Zimbabwean Prez `confident` of winning 2011 elections

Zimbabwean President Robert Mugabe is Africa`s oldest leader.

Mutare: Zimbabwean President Robert Mugabe on Saturday said he was "very confident" of victory after his party backed him to contest a likely election next year against his arch-foe Morgan Tsvangirai.

Mugabe, Africa`s oldest leader and in power since independence from Britain in 1980, was officially endorsed by his ZANU-PF followers as its presidential candidate at the party`s annual conference in the eastern city of Mutare.

Tsvangirai`s Movement for Democratic Change (MDC) conceded for the first time that a Presidential Election could take place in 2011, but it ruled out parliamentary polls until 2013.

Mugabe, 86, could stay in office until well into his nineties if he wins a new ballot that for months he has insisted must take place next year because a power-sharing deal with Tsvangirai, the current prime minister, is not working.

An official document released at the end of the conference "unanimously endorsed" Mugabe to contest a presidential vote next year and insisted that the country must also hold Parliamentary Elections "in 2011 without fail”.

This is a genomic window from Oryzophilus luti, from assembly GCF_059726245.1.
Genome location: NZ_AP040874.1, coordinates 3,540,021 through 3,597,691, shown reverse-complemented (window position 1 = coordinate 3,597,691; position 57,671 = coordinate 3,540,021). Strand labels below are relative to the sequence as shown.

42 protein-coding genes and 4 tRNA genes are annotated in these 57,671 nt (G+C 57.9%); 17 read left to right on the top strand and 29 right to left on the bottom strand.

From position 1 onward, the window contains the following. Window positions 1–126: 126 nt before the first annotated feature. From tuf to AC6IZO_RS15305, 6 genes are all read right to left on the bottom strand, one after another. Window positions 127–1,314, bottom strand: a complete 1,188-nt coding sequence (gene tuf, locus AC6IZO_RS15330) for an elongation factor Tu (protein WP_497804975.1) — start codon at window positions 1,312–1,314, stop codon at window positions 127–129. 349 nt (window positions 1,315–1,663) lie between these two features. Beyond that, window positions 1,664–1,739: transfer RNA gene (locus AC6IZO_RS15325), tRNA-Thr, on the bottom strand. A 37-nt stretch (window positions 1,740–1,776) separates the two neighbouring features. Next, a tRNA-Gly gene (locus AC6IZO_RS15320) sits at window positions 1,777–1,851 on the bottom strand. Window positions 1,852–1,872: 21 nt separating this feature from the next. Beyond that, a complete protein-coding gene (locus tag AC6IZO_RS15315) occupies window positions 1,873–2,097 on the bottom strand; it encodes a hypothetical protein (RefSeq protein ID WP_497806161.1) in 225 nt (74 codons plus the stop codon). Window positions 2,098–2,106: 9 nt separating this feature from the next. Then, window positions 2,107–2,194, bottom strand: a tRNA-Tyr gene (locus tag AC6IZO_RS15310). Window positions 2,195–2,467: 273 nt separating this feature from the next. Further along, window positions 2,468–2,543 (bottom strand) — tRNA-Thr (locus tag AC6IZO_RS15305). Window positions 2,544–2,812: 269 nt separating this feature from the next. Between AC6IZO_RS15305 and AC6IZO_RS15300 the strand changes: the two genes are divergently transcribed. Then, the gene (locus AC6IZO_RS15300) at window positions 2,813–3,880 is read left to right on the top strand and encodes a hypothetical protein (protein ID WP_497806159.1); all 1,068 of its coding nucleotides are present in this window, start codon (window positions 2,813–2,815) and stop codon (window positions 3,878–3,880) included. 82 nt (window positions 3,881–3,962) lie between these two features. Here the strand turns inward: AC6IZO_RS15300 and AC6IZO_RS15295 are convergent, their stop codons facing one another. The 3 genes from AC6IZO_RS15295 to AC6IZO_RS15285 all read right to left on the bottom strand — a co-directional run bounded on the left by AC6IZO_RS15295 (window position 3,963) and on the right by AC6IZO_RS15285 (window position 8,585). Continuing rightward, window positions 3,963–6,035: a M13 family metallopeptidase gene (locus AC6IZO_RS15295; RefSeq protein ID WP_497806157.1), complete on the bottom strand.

"Very confident, sure why not?" he later told reporters when asked if he thought he would win another election.

The long-serving ruler, slammed by human rights groups and the West for stifling democracy and sweeping abuses, had earlier addressed thousands of ZANU-PF delegates, setting the tone for a heated battle against the MDC.

"We are indeed a fired up, fuelled and fast-moving train. Those who stand in the way of that train stand the risk of being crushed," said Mugabe.

"Let other parties now take care... 2008 will never come back again, never, never, ever," he said, alluding to the election win that year of Tsvangirai`s MDC. "We cannot fail because that would be a disaster," Mugabe added.

ZANU-PF party chairman Simon Moyo earlier urged its members to prepare for elections in 2011.

He also hit out at Tsvangirai, who for almost two years has shared power with long-time foe Mugabe after the disputed Presidential Election in 2008.

"We want to bury, once and for all, this Western project called the MDC," Moyo said. "We must bury forever this combined British and American non-governmental organisation. For that is what the MDC is," he added.

The uneasy "unity" government has been on the brink of collapse for months with Mugabe and Tsvangirai at loggerheads over how to handle the country`s massive debt and food shortages, and internal haggling over who gets key jobs.

On Friday, Mugabe told more than 4,000 delegates attending the conference that the power-sharing agreement between ZANU-PF and the MDC must end.

He also threatened to nationalise British and American companies operating in Zimbabwe if the international community failed to drop restrictions placed on him, his wife and key lieutenants.

Mugabe and members of his inner circle are subject to travel bans and asset freezes in the European Union and the United States, which accuse him and his allies of human rights abuses and denials of basic freedoms.

Bureau Report

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